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Source:  The Hollywood Reporter

When Ellis Haizlip, a producer of black theater, was asked to help create a “black Tonight Show” in the late 1960s, he nixed the idea in favor of something more original.

Haizlip chose the word “soul” for the title, his white co-producer added the exclamation point, and “Soul!” quickly became must viewing for many black Americans who rarely saw themselves reflected on the small screen.

Combining clips from the show with new interviews, directors Melissa Haizlip (Ellis’ niece) and Samuel D. Pollard capture how exciting “Soul!” was — not just for viewers but for the artists and other cultural figures who appeared on the national showcase.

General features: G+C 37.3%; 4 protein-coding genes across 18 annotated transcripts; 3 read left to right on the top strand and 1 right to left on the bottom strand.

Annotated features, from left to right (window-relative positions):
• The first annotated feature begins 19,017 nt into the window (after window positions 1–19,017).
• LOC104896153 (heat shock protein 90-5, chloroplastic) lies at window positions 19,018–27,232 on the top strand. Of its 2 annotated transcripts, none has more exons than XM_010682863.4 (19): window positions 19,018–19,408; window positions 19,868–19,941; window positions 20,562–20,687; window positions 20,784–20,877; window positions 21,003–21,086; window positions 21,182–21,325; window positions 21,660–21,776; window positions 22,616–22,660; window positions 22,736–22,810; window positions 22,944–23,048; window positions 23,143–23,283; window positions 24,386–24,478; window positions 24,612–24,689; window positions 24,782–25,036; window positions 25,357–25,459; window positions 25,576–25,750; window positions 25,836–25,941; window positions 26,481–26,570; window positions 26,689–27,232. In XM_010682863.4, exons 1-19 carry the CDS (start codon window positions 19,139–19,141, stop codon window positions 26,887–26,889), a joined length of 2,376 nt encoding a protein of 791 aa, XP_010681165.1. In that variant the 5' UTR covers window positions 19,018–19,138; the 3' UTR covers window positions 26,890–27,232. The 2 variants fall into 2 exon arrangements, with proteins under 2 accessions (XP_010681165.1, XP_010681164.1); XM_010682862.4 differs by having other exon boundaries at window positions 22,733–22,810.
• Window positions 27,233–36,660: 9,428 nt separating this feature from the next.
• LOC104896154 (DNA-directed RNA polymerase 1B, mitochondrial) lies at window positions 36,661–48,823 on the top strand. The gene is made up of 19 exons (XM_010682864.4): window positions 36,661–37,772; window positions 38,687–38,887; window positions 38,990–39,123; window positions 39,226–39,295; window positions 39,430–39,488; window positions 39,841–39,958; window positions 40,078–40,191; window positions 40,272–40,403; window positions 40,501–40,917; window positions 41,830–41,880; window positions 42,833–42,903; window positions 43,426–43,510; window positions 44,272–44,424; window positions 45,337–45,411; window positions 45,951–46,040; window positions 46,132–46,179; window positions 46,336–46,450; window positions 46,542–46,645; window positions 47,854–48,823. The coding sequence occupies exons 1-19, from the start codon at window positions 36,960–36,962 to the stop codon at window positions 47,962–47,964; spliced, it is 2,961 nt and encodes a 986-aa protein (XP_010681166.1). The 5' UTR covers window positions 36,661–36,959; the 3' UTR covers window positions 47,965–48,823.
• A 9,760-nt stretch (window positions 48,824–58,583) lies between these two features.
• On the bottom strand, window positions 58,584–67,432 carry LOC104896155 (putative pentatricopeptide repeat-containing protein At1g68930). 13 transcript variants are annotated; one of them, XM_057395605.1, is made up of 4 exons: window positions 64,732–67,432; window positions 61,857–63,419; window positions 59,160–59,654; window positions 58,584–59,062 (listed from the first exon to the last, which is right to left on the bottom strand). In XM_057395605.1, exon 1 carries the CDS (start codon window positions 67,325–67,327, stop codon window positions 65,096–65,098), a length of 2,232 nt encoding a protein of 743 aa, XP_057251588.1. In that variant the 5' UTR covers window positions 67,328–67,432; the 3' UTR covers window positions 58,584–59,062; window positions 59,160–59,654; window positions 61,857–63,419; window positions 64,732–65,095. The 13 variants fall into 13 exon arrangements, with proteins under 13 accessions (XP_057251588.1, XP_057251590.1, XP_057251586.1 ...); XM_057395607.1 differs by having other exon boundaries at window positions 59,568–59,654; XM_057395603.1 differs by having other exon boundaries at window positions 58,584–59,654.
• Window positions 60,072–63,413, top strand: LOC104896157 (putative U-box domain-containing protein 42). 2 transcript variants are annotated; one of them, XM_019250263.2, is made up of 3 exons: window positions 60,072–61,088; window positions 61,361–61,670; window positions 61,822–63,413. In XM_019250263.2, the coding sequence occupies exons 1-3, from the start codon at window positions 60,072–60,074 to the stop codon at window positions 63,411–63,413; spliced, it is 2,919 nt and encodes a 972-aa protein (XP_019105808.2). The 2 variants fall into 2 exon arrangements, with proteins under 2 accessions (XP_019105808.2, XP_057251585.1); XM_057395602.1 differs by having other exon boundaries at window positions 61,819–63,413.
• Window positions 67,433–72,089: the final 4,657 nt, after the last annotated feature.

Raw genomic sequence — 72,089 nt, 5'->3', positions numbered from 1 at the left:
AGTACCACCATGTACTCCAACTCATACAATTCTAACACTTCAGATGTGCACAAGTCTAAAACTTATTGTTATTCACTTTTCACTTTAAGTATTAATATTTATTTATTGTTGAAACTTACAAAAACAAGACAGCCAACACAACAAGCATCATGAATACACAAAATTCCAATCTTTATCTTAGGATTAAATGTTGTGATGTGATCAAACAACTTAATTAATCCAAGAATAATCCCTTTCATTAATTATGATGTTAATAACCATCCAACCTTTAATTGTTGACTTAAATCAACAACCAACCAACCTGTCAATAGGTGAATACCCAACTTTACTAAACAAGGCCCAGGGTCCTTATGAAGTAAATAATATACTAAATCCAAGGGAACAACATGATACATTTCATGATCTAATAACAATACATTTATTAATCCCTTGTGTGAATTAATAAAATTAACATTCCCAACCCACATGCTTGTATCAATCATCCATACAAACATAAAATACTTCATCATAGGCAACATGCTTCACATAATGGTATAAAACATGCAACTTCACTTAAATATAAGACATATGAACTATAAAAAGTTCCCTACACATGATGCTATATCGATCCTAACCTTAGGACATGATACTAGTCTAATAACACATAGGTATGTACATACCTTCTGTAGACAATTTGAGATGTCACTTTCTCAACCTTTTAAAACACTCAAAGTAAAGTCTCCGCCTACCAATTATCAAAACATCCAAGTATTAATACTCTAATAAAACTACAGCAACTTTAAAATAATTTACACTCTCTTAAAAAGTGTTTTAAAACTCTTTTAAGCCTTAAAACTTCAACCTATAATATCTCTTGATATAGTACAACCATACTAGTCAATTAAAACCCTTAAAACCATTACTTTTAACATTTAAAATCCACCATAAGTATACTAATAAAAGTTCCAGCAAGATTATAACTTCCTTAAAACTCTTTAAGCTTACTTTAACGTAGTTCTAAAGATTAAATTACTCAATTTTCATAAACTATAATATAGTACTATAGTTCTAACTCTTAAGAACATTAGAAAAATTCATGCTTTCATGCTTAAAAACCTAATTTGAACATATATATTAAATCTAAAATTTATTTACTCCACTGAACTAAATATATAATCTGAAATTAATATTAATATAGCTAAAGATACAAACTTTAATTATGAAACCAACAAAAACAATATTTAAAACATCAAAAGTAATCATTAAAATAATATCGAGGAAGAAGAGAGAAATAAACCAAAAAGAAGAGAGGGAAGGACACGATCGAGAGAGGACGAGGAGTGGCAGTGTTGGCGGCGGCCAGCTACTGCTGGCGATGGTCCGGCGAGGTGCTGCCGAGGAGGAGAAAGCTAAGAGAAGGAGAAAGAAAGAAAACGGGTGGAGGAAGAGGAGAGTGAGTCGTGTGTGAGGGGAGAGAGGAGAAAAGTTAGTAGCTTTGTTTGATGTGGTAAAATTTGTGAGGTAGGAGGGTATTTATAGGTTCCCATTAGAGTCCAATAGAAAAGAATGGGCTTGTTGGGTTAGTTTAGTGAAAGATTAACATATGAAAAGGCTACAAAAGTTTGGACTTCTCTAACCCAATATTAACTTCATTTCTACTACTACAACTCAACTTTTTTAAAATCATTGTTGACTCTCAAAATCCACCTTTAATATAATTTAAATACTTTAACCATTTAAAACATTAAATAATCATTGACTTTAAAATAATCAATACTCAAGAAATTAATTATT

For five years during one of the most tumultuous periods in American history — the days of assassinations and protests rendered here through a fresh selection of archival images — Haizlip, a soft-spoken intellectual, brought his vision of “black love and black strength and black encouragement” to public television from the studios of New York PBS station WNET.

Read the story at The Hollywood Reporter.

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